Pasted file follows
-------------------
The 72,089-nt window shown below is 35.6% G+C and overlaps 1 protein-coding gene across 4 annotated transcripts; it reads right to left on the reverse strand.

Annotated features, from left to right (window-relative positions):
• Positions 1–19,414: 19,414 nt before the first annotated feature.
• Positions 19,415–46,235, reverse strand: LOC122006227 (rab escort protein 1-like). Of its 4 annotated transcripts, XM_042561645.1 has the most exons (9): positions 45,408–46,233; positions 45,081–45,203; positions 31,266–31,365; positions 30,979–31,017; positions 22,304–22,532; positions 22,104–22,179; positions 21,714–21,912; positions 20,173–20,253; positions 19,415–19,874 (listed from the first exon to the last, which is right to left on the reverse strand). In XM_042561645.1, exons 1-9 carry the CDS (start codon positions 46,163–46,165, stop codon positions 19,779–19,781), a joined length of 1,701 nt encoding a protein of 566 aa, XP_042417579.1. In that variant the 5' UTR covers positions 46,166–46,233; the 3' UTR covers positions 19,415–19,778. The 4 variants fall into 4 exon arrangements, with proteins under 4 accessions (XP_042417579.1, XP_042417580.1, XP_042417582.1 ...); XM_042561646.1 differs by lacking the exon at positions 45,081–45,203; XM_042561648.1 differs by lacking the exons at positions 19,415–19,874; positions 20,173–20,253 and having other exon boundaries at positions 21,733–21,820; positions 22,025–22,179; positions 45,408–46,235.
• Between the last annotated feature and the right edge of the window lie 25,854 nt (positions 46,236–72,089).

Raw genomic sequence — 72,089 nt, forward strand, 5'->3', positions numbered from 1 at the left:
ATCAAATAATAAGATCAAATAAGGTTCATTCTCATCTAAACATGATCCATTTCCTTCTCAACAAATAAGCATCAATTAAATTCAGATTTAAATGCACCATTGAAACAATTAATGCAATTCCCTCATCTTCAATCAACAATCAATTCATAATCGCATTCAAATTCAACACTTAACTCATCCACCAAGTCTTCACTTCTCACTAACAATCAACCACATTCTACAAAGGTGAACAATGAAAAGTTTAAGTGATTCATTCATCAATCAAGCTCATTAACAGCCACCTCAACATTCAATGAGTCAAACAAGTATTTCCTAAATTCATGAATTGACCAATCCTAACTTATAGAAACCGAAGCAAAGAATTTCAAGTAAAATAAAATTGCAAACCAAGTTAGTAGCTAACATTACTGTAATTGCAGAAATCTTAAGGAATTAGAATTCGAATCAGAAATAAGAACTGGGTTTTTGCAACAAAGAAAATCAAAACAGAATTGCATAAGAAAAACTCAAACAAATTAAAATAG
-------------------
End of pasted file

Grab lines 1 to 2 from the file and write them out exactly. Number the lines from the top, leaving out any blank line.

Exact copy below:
The 72,089-nt window shown below is 35.6% G+C and overlaps 1 protein-coding gene across 4 annotated transcripts; it reads right to left on the reverse strand.

Annotated features, from left to right (window-relative positions):